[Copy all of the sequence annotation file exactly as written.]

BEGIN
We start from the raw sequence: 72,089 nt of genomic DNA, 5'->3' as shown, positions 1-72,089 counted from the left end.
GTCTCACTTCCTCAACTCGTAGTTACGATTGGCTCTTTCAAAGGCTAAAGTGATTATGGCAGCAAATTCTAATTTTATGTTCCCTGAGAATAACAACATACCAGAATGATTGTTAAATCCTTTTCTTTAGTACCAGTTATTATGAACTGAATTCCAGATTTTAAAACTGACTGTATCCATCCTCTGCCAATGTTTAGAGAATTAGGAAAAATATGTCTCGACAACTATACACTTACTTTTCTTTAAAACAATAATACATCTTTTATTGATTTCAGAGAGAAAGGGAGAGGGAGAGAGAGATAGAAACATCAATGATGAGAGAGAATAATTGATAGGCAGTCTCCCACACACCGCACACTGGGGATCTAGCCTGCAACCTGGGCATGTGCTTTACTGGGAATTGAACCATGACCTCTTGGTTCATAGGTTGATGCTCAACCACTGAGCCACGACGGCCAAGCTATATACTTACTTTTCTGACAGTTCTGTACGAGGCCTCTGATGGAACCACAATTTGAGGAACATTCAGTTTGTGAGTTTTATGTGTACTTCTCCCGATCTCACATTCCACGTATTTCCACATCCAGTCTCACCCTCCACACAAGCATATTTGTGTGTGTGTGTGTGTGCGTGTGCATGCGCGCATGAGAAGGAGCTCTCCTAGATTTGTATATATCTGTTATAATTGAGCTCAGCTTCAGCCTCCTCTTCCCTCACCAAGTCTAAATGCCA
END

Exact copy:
We start from the raw sequence: 72,089 nt of genomic DNA, 5'->3' as shown, positions 1-72,089 counted from the left end.
GTCTCACTTCCTCAACTCGTAGTTACGATTGGCTCTTTCAAAGGCTAAAGTGATTATGGCAGCAAATTCTAATTTTATGTTCCCTGAGAATAACAACATACCAGAATGATTGTTAAATCCTTTTCTTTAGTACCAGTTATTATGAACTGAATTCCAGATTTTAAAACTGACTGTATCCATCCTCTGCCAATGTTTAGAGAATTAGGAAAAATATGTCTCGACAACTATACACTTACTTTTCTTTAAAACAATAATACATCTTTTATTGATTTCAGAGAGAAAGGGAGAGGGAGAGAGAGATAGAAACATCAATGATGAGAGAGAATAATTGATAGGCAGTCTCCCACACACCGCACACTGGGGATCTAGCCTGCAACCTGGGCATGTGCTTTACTGGGAATTGAACCATGACCTCTTGGTTCATAGGTTGATGCTCAACCACTGAGCCACGACGGCCAAGCTATATACTTACTTTTCTGACAGTTCTGTACGAGGCCTCTGATGGAACCACAATTTGAGGAACATTCAGTTTGTGAGTTTTATGTGTACTTCTCCCGATCTCACATTCCACGTATTTCCACATCCAGTCTCACCCTCCACACAAGCATATTTGTGTGTGTGTGTGTGTGCGTGTGCATGCGCGCATGAGAAGGAGCTCTCCTAGATTTGTATATATCTGTTATAATTGAGCTCAGCTTCAGCCTCCTCTTCCCTCACCAAGTCTAAATGCCA